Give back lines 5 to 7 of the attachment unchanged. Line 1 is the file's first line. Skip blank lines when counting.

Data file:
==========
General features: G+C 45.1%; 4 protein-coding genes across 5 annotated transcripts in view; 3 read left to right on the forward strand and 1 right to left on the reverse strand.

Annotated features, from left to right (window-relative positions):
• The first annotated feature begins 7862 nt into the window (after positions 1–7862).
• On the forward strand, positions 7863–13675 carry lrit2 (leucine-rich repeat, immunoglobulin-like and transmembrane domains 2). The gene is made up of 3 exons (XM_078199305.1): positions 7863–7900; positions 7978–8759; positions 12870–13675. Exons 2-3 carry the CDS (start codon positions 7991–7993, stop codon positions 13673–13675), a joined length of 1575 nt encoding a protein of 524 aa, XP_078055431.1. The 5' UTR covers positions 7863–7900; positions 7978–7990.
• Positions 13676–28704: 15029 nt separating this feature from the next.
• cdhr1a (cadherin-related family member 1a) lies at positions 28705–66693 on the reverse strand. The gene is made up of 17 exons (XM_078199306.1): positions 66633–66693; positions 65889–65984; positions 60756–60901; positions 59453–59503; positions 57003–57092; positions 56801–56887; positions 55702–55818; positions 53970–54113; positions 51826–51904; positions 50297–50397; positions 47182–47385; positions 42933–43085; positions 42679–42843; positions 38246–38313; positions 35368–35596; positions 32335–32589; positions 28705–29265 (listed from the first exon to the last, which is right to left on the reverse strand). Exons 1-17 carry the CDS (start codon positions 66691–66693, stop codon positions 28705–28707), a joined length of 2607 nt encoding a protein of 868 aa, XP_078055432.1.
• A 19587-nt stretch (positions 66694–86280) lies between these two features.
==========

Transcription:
• Positions 13676–28704: 15029 nt separating this feature from the next.
• cdhr1a (cadherin-related family member 1a) lies at positions 28705–66693 on the reverse strand. The gene is made up of 17 exons (XM_078199306.1): positions 66633–66693; positions 65889–65984; positions 60756–60901; positions 59453–59503; positions 57003–57092; positions 56801–56887; positions 55702–55818; positions 53970–54113; positions 51826–51904; positions 50297–50397; positions 47182–47385; positions 42933–43085; positions 42679–42843; positions 38246–38313; positions 35368–35596; positions 32335–32589; positions 28705–29265 (listed from the first exon to the last, which is right to left on the reverse strand). Exons 1-17 carry the CDS (start codon positions 66691–66693, stop codon positions 28705–28707), a joined length of 2607 nt encoding a protein of 868 aa, XP_078055432.1.
• A 19587-nt stretch (positions 66694–86280) lies between these two features.